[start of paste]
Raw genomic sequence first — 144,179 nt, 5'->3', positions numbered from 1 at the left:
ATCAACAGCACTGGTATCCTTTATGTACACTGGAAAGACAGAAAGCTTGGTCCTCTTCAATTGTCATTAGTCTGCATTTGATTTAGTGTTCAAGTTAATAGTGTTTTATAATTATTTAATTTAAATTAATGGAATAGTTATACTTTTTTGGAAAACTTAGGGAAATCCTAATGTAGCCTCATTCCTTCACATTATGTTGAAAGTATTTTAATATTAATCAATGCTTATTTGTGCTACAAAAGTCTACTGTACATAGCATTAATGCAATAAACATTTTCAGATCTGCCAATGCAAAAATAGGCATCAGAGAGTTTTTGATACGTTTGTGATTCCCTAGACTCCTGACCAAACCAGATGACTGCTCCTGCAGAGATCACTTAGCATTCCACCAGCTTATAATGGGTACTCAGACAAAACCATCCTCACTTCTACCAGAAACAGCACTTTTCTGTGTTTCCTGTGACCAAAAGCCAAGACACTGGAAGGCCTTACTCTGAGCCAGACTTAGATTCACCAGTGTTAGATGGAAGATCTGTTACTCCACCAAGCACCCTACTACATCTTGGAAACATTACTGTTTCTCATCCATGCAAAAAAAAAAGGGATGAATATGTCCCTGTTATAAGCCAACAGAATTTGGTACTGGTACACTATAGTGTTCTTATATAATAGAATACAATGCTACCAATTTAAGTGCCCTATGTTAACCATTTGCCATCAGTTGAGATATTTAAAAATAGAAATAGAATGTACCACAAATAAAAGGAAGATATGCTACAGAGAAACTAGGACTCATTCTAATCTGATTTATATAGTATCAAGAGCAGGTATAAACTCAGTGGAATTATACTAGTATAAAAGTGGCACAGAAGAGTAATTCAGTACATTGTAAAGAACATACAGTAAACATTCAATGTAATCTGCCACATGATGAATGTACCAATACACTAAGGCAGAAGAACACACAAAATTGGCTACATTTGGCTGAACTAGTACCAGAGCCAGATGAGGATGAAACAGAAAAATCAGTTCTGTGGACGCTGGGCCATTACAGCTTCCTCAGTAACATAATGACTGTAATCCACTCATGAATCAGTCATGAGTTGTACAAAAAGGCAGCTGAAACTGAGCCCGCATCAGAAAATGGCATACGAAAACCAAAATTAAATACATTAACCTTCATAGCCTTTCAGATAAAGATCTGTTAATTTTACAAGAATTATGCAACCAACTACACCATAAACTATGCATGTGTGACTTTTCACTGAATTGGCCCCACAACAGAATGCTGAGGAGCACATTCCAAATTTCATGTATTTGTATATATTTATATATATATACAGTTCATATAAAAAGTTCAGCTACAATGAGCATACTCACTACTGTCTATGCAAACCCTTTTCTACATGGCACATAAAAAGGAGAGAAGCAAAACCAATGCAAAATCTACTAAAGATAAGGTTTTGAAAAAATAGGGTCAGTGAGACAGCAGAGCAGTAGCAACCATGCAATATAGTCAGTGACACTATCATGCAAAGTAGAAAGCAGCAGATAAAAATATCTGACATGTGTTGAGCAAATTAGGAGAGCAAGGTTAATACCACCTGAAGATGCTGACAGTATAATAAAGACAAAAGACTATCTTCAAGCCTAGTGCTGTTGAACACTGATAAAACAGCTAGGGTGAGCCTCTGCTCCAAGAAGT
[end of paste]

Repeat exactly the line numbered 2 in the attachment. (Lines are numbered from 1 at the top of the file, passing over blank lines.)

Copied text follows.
ATCAACAGCACTGGTATCCTTTATGTACACTGGAAAGACAGAAAGCTTGGTCCTCTTCAATTGTCATTAGTCTGCATTTGATTTAGTGTTCAAGTTAATAGTGTTTTATAATTATTTAATTTAAATTAATGGAATAGTTATACTTTTTTGGAAAACTTAGGGAAATCCTAATGTAGCCTCATTCCTTCACATTATGTTGAAAGTATTTTAATATTAATCAATGCTTATTTGTGCTACAAAAGTCTACTGTACATAGCATTAATGCAATAAACATTTTCAGATCTGCCAATGCAAAAATAGGCATCAGAGAGTTTTTGATACGTTTGTGATTCCCTAGACTCCTGACCAAACCAGATGACTGCTCCTGCAGAGATCACTTAGCATTCCACCAGCTTATAATGGGTACTCAGACAAAACCATCCTCACTTCTACCAGAAACAGCACTTTTCTGTGTTTCCTGTGACCAAAAGCCAAGACACTGGAAGGCCTTACTCTGAGCCAGACTTAGATTCACCAGTGTTAGATGGAAGATCTGTTACTCCACCAAGCACCCTACTACATCTTGGAAACATTACTGTTTCTCATCCATGCAAAAAAAAAAGGGATGAATATGTCCCTGTTATAAGCCAACAGAATTTGGTACTGGTACACTATAGTGTTCTTATATAATAGAATACAATGCTACCAATTTAAGTGCCCTATGTTAACCATTTGCCATCAGTTGAGATATTTAAAAATAGAAATAGAATGTACCACAAATAAAAGGAAGATATGCTACAGAGAAACTAGGACTCATTCTAATCTGATTTATATAGTATCAAGAGCAGGTATAAACTCAGTGGAATTATACTAGTATAAAAGTGGCACAGAAGAGTAATTCAGTACATTGTAAAGAACATACAGTAAACATTCAATGTAATCTGCCACATGATGAATGTACCAATACACTAAGGCAGAAGAACACACAAAATTGGCTACATTTGGCTGAACTAGTACCAGAGCCAGATGAGGATGAAACAGAAAAATCAGTTCTGTGGACGCTGGGCCATTACAGCTTCCTCAGTAACATAATGACTGTAATCCACTCATGAATCAGTCATGAGTTGTACAAAAAGGCAGCTGAAACTGAGCCCGCATCAGAAAATGGCATACGAAAACCAAAATTAAATACATTAACCTTCATAGCCTTTCAGATAAAGATCTGTTAATTTTACAAGAATTATGCAACCAACTACACCATAAACTATGCATGTGTGACTTTTCACTGAATTGGCCCCACAACAGAATGCTGAGGAGCACATTCCAAATTTCATGTATTTGTATATATTTATATATATATACAGTTCATATAAAAAGTTCAGCTACAATGAGCATACTCACTACTGTCTATGCAAACCCTTTTCTACATGGCACATAAAAAGGAGAGAAGCAAAACCAATGCAAAATCTACTAAAGATAAGGTTTTGAAAAAATAGGGTCAGTGAGACAGCAGAGCAGTAGCAACCATGCAATATAGTCAGTGACACTATCATGCAAAGTAGAAAGCAGCAGATAAAAATATCTGACATGTGTTGAGCAAATTAGGAGAGCAAGGTTAATACCACCTGAAGATGCTGACAGTATAATAAAGACAAAAGACTATCTTCAAGCCTAGTGCTGTTGAACACTGATAAAACAGCTAGGGTGAGCCTCTGCTCCAAGAAGT